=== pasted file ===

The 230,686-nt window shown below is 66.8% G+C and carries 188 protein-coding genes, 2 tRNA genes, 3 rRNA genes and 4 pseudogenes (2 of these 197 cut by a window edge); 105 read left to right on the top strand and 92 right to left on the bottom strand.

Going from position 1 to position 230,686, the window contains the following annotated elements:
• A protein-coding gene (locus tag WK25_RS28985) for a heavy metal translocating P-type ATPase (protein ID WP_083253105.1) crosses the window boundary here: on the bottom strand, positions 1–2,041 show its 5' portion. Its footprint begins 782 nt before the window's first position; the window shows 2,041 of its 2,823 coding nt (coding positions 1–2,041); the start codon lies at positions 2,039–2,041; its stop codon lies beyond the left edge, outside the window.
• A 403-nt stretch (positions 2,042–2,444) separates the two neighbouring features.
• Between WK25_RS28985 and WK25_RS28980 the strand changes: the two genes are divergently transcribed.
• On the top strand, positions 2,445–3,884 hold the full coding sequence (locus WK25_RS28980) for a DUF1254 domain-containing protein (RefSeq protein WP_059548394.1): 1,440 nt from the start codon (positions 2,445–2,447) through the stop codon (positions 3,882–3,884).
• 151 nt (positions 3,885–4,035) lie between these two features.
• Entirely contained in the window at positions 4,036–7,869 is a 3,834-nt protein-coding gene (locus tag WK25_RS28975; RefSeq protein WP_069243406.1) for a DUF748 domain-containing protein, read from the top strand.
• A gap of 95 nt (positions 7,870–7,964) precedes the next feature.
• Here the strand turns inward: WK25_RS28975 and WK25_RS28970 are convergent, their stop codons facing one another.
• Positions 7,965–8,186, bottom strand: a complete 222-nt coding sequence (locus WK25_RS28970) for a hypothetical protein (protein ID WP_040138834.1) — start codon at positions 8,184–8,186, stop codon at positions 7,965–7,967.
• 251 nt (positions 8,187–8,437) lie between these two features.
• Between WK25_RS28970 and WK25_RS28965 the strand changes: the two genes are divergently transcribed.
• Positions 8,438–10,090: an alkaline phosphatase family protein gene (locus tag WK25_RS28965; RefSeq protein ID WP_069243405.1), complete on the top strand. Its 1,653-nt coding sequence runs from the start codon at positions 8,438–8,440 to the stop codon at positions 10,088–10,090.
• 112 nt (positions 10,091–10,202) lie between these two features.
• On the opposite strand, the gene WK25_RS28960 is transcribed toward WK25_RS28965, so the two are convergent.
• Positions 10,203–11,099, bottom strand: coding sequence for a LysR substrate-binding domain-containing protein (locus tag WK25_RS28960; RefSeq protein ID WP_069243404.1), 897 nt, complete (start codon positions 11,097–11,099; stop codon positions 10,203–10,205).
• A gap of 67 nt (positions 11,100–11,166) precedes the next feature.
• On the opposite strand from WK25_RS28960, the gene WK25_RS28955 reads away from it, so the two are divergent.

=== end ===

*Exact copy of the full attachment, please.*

The 230,686-nt window shown below is 66.8% G+C and carries 188 protein-coding genes, 2 tRNA genes, 3 rRNA genes and 4 pseudogenes (2 of these 197 cut by a window edge); 105 read left to right on the top strand and 92 right to left on the bottom strand.

Going from position 1 to position 230,686, the window contains the following annotated elements:
• A protein-coding gene (locus tag WK25_RS28985) for a heavy metal translocating P-type ATPase (protein ID WP_083253105.1) crosses the window boundary here: on the bottom strand, positions 1–2,041 show its 5' portion. Its footprint begins 782 nt before the window's first position; the window shows 2,041 of its 2,823 coding nt (coding positions 1–2,041); the start codon lies at positions 2,039–2,041; its stop codon lies beyond the left edge, outside the window.
• A 403-nt stretch (positions 2,042–2,444) separates the two neighbouring features.
• Between WK25_RS28985 and WK25_RS28980 the strand changes: the two genes are divergently transcribed.
• On the top strand, positions 2,445–3,884 hold the full coding sequence (locus WK25_RS28980) for a DUF1254 domain-containing protein (RefSeq protein WP_059548394.1): 1,440 nt from the start codon (positions 2,445–2,447) through the stop codon (positions 3,882–3,884).
• 151 nt (positions 3,885–4,035) lie between these two features.
• Entirely contained in the window at positions 4,036–7,869 is a 3,834-nt protein-coding gene (locus tag WK25_RS28975; RefSeq protein WP_069243406.1) for a DUF748 domain-containing protein, read from the top strand.
• A gap of 95 nt (positions 7,870–7,964) precedes the next feature.
• Here the strand turns inward: WK25_RS28975 and WK25_RS28970 are convergent, their stop codons facing one another.
• Positions 7,965–8,186, bottom strand: a complete 222-nt coding sequence (locus WK25_RS28970) for a hypothetical protein (protein ID WP_040138834.1) — start codon at positions 8,184–8,186, stop codon at positions 7,965–7,967.
• 251 nt (positions 8,187–8,437) lie between these two features.
• Between WK25_RS28970 and WK25_RS28965 the strand changes: the two genes are divergently transcribed.
• Positions 8,438–10,090: an alkaline phosphatase family protein gene (locus tag WK25_RS28965; RefSeq protein ID WP_069243405.1), complete on the top strand. Its 1,653-nt coding sequence runs from the start codon at positions 8,438–8,440 to the stop codon at positions 10,088–10,090.
• 112 nt (positions 10,091–10,202) lie between these two features.
• On the opposite strand, the gene WK25_RS28960 is transcribed toward WK25_RS28965, so the two are convergent.
• Positions 10,203–11,099, bottom strand: coding sequence for a LysR substrate-binding domain-containing protein (locus tag WK25_RS28960; RefSeq protein ID WP_069243404.1), 897 nt, complete (start codon positions 11,097–11,099; stop codon positions 10,203–10,205).
• A gap of 67 nt (positions 11,100–11,166) precedes the next feature.
• On the opposite strand from WK25_RS28960, the gene WK25_RS28955 reads away from it, so the two are divergent.